Finding God in Mystery and Wonder

Photography and writing for Alabaster Co.

“The most beautiful thing we can experience is the mysterious. It is the source of all true art and all science. He to whom this emotion is a stranger, who can no longer pause to wonder and stand rapt in awe, is as good as dead: his eyes are closed.” Albert Einstein

We are believers in the unseen. That is faith. Yet ironically what often draws us into this faith are the wondrous things of this world that are seen and felt.

As we partake in the invisible world of our faith and its mysteries, our inspiration and revelation depend on us looking on our world with wonder and embracing mystery. To gaze closely, and then, gaze even closer. With our creative infilling, we joyously accept the unknowns, while aspiring to express what truth we can grasp with our limited abilities. With our curious hearts and minds, we explore a world that can leave us breathless; speechless.

For the Greeks, the word mystery means something hidden. A secret. One that is not meant to be solved but to be revealed. Like the dissonant notes of a jazz composition, mystery doesn’t resolve neatly. Its job is to bring us to that hidden place long enough for us to learn something. And just as a flower cannot be forced to bloom, revealed mysteries imply patience, an anticipation of the process and wonder. As we wonder, our understanding is directed by the Spirit of God that moves beneath the surface of everything, and guides us into all truth.


Wonder engages us in mystery. It invites us in, not to solve problems but to settle into the questions. Wonder is marveling at the mystery and being ok that it leaves behind a bit of ambiguity. The questions are what steer us toward discovery but not necessarily the answers. While the axioms of life, like gravity and mathematics, are well-established and more easily expressed, it is the realm of mystery that artists often find themselves in. That “heavenly lostness” that Robert Frost describes, where we explore the blurry edges, the subtleties, and the abstractions. It is not a quest to define the unknowns, but to soak in the mystery, to let God reveal truth, and in doing so, to lead us outward toward an ever-expanding centrifugal circle of revelation.

Giotto’s frescoes brought heaven to earth in the way he painted heavenly imagery in azure and gold. In the same way, we help others look beyond the physical and into that depth of mystery as we depict our visions, in an effort to lend them our eyes, our ears, our heart to experience how the mystery has been revealed to us.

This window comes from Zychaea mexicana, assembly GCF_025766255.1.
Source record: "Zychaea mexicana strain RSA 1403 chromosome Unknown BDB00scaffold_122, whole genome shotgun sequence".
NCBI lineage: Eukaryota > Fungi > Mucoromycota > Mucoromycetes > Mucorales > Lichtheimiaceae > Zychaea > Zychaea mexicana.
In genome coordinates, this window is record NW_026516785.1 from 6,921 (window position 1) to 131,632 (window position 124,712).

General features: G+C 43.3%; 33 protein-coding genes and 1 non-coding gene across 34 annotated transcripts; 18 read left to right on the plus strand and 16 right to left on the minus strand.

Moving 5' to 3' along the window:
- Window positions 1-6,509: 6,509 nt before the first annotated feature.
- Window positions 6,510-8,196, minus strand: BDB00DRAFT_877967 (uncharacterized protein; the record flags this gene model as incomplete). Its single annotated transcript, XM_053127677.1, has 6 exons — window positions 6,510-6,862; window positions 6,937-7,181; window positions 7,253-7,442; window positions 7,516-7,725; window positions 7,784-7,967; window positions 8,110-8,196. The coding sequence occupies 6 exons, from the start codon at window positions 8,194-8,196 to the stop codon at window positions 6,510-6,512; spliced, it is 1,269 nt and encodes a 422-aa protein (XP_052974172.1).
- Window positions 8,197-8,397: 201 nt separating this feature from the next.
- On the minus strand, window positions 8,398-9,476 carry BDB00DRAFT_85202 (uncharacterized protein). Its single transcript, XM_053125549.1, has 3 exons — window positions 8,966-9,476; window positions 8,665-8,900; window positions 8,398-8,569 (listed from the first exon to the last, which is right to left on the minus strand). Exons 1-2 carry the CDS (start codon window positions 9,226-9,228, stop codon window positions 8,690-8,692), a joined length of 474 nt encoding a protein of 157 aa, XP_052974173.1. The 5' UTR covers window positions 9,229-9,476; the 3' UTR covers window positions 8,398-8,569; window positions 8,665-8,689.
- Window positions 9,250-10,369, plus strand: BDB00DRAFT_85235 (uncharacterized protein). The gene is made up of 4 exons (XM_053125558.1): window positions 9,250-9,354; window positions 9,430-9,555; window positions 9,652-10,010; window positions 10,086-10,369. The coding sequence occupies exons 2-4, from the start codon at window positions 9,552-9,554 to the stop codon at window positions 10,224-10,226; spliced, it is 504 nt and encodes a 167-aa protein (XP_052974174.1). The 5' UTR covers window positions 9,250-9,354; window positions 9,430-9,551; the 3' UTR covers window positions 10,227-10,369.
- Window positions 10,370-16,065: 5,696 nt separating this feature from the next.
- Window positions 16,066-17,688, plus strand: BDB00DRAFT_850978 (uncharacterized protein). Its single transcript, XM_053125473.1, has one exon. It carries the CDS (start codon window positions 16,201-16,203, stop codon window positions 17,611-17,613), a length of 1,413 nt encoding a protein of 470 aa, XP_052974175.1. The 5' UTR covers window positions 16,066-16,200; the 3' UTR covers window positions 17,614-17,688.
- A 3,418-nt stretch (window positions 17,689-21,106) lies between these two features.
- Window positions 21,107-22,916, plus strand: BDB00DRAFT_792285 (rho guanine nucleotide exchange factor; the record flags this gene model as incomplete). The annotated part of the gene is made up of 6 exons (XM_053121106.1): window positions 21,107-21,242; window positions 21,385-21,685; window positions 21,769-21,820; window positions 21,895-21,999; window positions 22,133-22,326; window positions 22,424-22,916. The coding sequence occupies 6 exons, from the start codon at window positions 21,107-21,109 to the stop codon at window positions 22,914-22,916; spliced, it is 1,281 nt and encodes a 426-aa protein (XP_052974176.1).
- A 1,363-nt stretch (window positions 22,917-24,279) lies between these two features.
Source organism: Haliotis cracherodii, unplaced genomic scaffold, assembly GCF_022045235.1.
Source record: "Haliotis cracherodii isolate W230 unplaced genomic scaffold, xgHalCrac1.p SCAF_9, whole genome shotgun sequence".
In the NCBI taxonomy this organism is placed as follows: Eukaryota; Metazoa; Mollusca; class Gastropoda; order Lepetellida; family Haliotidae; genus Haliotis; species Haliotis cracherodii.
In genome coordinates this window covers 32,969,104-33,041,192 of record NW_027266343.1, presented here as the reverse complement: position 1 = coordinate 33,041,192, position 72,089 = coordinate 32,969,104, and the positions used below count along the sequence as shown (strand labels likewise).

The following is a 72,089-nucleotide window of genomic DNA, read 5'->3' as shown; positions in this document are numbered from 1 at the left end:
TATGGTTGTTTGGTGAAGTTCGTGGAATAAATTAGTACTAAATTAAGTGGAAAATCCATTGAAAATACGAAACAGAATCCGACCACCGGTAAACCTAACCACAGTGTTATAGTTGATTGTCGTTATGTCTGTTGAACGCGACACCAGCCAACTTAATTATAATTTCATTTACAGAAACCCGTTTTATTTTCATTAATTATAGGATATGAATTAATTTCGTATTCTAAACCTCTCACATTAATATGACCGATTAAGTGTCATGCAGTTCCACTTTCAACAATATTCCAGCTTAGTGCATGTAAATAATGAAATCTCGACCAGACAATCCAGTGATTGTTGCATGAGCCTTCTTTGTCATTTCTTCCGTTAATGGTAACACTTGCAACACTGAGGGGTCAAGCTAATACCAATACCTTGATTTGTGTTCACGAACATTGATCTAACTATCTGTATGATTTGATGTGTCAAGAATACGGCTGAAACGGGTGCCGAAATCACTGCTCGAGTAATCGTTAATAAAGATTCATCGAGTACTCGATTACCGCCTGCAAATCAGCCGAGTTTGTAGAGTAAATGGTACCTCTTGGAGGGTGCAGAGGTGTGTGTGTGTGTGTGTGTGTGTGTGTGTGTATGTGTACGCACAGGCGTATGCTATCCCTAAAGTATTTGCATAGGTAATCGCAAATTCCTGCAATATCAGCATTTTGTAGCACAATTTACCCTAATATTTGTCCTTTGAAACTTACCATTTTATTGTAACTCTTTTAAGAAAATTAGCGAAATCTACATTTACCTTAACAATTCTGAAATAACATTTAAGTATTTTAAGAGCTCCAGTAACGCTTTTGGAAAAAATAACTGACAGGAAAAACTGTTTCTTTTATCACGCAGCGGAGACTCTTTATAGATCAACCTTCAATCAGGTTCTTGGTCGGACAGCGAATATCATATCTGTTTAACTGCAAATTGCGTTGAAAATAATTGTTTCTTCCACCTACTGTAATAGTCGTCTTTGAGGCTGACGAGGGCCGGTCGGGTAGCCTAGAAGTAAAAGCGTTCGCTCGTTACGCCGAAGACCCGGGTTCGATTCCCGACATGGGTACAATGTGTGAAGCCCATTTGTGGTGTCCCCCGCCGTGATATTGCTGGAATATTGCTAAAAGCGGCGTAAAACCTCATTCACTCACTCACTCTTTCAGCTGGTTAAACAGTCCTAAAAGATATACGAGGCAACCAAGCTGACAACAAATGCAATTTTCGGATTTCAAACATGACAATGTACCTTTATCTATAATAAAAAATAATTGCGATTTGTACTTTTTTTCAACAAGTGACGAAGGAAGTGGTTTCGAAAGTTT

Exploring scripture, we see God as a God shrouded in mysterymystery to be discovered, and mystery to remain. The incompleteness of mystery is there to remind us of the unfinished state of thingsa reality that is not quite realized yet.

“Truly you are a God that hide yourself, O God of Israel, the Savior.” (Isaiah 45:15)

God hides Himself in order that we may seek Him. What we value, we seek out diligently. And we believe the seeking is just as important as the finding. God has imprinted his fingerprints on creation and embedded His heart and mind into everything He has made. When we look closely, we see a hidden working of God’s power and wisdom occurring in the world and in us. When we pause and wonder, in that stillness we feel the closeness of the creator, just as observing a piece of art connects us with the heart of the artist.

Revealed mysteries have power to transform us and inspire our art. Within a tiny seed lies everything that is needed to grow a towering Redwood 40,000 times its size and span a lifetime of two thousand years. It is not a foolish waste of time to sit and wonderthe moment of revelation sparks growth and helps us form connections and see new conceptions of reality.

“I asked for wonder, and He gave it to me.” Brennan Manning

Mystery invites us in, not to figure everything out, but to be swept away by it. That is why it is called faithit lies outside the realm of things we can fully explain with words. The mystery of the Incarnation, His transfiguration, resurrection, and His ascension draw us into a Story that pulls us ever upward and inward. Reverent in our awe, we look with wonder at the created world in order to catch a glimpse of God and how His continuing Story overlaps with ours. The intricacies and genius of a flower; the inherit wisdom of a butterfly in migration. We are noticing something that has God’s fingerprints, and we won’t walk away from it without carrying a bit more of His revelation.

“Let a man so account of us, as of the ministers of Christ, and stewards of the mysteries of God.” (1 Corinthians 4:1)

If we are anything as artists, we are stewards of revealed mysteries. When Dante came face to face with God in the final act of the Divine Comedy, he was confronted with “l’amour che move il sole e l’altre stelle”meaning the “love that moves the sun and the other stars.” We live, move, and have our being in a universe formed with love and fashioned by the Spiritand we accept this place as the space God chooses to reveal Himself to us, an infinite universe of truth and beauty that is gloriously mirrored in the world around us. Our privilege is to steward and give of these found treasures, discovered in a realm of mystery and wonder.

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